My grandfather’s absence was palpable to me in those years after, but I never fully absorbed the magnitude of her loss until the year I turned 25. She offered to take me to New York for Christmas and my birthday, which was just a few days before the holiday. I was single and trapped in a miserable job at a mutual fund company and jumped at the chance. She had her own reasons for wanting to leave town for the holidays — I realize now it had much to do with the fact that the wife of my grandfather’s best friend had recently died and this hadn’t changed dynamics of their relationship. My grandmother wanted to get married again and cook for someone every night; he wanted to live alone and eat hot dogs for dinner.

Bits and pieces of the story had come out over the years, but what I could see clearly on that trip was that my grandmother was incredibly unhappy. It didn’t matter that he paid for our trip and sent everything from martinis to a miniature Christmas tree to our room that week — what my grandmother wanted, he wouldn’t give her. As the days passed, I realized that what she missed most in that city was my grandfather. They had often taken trips there together, and she showed me the places they had been: the famous post-theater spot Sardi’s, a speakeasy called Chumley’s, the restaurant Josephine.  We went to a drag show in the Village after having dinner with Julie, a woman they had met years ago at a San Francisco Cabaret. She was 75-years-old at the time and invited us to come see her perform.

My grandmother was buzzing with life at 2 a.m. afterwards, laughing like a teenager, telling me what a crush my grandfather had always had on Julie. All week, whether we were headed to see Chicago or coming from a showing of Scorsese’s Kundun, she would tear up in the cab and say, “Bob Greig would have loved that,” or simply, “Bob–” clearing her throat and putting on her dark glasses to hide her crying. She would usually take my hand at some point, squeezing fiercely. I squeezed back, helpless.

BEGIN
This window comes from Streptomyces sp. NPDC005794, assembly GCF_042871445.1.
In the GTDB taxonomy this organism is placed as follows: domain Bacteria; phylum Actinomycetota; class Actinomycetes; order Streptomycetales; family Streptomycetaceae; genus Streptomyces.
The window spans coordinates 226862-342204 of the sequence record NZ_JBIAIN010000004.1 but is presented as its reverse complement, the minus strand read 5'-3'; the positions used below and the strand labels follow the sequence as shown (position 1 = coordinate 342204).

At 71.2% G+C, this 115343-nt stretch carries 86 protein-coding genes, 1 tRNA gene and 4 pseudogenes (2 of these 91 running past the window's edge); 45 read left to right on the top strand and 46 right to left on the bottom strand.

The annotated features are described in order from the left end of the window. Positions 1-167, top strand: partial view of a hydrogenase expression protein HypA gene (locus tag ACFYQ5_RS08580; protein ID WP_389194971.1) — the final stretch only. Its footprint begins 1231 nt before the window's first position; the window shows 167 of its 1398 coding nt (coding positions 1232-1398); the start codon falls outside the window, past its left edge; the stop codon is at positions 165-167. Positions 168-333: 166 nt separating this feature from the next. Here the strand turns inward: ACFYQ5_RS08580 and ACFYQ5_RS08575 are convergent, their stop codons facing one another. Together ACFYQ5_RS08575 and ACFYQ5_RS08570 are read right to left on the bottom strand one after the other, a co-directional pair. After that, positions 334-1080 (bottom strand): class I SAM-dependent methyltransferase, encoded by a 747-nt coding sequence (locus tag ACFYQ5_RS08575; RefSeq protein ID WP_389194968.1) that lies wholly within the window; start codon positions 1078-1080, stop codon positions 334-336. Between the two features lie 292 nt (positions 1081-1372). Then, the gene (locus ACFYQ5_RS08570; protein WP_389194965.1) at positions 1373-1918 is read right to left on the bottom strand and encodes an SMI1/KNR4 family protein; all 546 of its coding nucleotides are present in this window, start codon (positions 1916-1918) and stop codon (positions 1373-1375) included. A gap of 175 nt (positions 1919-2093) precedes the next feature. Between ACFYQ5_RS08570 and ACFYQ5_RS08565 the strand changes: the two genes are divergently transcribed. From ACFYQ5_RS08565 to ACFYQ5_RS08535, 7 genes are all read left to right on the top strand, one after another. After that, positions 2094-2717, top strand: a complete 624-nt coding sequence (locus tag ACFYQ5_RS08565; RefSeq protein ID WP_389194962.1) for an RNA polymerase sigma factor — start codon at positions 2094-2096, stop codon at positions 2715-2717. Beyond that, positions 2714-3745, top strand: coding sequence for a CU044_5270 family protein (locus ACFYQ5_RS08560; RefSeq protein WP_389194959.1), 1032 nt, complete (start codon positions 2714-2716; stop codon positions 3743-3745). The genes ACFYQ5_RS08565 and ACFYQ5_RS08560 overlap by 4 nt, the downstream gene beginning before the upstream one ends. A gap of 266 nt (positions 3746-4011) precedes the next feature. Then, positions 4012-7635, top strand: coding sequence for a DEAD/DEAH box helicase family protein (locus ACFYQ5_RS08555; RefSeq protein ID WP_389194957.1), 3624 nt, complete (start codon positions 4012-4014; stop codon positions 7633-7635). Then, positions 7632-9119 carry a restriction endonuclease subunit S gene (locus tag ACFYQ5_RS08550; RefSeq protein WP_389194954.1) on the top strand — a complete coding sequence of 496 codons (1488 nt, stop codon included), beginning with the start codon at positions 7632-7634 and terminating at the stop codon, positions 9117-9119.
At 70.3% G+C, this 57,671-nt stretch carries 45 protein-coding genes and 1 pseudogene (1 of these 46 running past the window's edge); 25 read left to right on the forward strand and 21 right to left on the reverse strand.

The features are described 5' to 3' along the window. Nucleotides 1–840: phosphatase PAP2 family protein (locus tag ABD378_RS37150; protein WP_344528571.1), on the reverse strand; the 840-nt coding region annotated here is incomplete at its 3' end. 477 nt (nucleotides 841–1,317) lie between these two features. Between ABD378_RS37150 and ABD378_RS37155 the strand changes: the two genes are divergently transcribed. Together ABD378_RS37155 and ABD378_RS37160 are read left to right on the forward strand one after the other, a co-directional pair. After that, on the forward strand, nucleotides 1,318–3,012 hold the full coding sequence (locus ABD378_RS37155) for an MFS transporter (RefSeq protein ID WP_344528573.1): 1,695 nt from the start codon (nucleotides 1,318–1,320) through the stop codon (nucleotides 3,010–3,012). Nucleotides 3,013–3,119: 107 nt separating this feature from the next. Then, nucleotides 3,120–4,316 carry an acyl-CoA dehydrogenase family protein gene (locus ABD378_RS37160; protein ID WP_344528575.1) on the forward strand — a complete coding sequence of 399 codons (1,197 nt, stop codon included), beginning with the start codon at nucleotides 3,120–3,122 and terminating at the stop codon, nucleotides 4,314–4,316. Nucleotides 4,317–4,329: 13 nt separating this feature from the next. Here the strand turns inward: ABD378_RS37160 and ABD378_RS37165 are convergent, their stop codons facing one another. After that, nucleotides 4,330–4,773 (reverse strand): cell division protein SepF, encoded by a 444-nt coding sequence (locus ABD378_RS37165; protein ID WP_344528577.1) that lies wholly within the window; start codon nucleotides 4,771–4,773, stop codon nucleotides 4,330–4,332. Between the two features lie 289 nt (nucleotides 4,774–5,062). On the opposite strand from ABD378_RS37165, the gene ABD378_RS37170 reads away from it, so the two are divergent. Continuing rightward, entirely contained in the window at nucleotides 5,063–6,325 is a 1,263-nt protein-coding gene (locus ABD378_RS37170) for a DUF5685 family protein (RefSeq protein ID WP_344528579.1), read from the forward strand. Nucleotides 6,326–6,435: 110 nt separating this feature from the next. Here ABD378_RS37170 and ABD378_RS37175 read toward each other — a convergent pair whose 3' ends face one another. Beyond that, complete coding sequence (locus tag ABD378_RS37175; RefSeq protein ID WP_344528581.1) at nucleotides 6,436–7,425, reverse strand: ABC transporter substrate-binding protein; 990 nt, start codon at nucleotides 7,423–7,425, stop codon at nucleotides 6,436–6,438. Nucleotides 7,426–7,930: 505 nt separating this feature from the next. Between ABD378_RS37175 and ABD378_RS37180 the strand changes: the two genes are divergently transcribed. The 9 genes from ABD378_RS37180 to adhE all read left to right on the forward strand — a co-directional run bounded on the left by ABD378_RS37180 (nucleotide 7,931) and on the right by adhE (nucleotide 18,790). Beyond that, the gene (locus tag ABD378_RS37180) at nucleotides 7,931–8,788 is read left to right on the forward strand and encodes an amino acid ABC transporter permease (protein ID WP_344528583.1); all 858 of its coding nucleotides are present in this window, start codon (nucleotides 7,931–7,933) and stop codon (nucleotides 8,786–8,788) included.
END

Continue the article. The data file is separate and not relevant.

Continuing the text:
A few months ago, she helped define grief for me again, albeit accidentally. My mother, step-father and I were headed to the cemetery where my mother will have a headstone. She’ll be cremated, but wants us to have somewhere to go when she’s gone. (My grandmother, gone 10 years now, did not allow us the same. She had an adjoining plot to my grandfather, but because the site wasn’t well maintained and his marker was chipped by gardeners and never repaired, she decided to be cremated and sprinkled out over the Pacific.) My mother recently procured a plot near a dear friend of hers, Christie, who died in 1999. “I couldn’t be happier knowing I’ll be near someone I know,” she said.

Death has always been a part of my mother’s lexicon. She worked in geriatric social work and hospice care for 25 years before she got sick, and has a library full of books on death and dying. She is a straight-up Kubler-Ross junkie. This is, to say the least, a little unusual. I have done my best to confront the issue of death on her terms, brave and clear-eyed.  A topic steadfastly avoided for most of my life, the concept crystallized when my sister was diagnosed with advanced breast cancer at 28.   But there was always the possibility (and later, reality) of remission for my sister, which has never existed for my mother. What I mean to say is, after my sister recovered, I put death back on the shelf. There is no more shirking it this time around, so I figured I might as well get the grave site visit over with. I have not, however, taken my mother up on her offer to tour the crematorium.

Just before we left, I was looking through the bookshelf in the living room and saw the title, “Up From Grief.” Given my current fascination, I pulled it off the shelf. It was my grandmother’s book,  inside she had written, “Given to me 20 (underlined) days after Bob died and three months since Edward.” Edward was her friend Edith’s husband; Edith had given her the book. An accompanying postcard stuck inside the book by Edith read, “I don’t like this book, but everyone else does. Read if you want.”

From what I could tell, she’d made it about halfway through the first chapter, arguing with the book’s premise the entire way. On a particularly classic page, she has bracketed a passage about how “grievers are afraid to admit their real feelings to others and often to themselves” and written “Don’t think so.”  Next to the assumption that those grieving feel guilt, anger or shame, my grandmother has scribbled “NO” and underlined it.  Screw survivor guilt and feelings of doubt and confusion. Shirley Greig wasn’t having it. Even though her husband had died incredibly recently, I don’t think her view of this psychobabble changed much over the decades.

How does this change my understanding of grief? I’m not exactly sure, but I read the passages out loud to my mom and we laughed so hard we cried. Her commentary was perfect — entirely irreverent and a direct reflection of how she lived her life.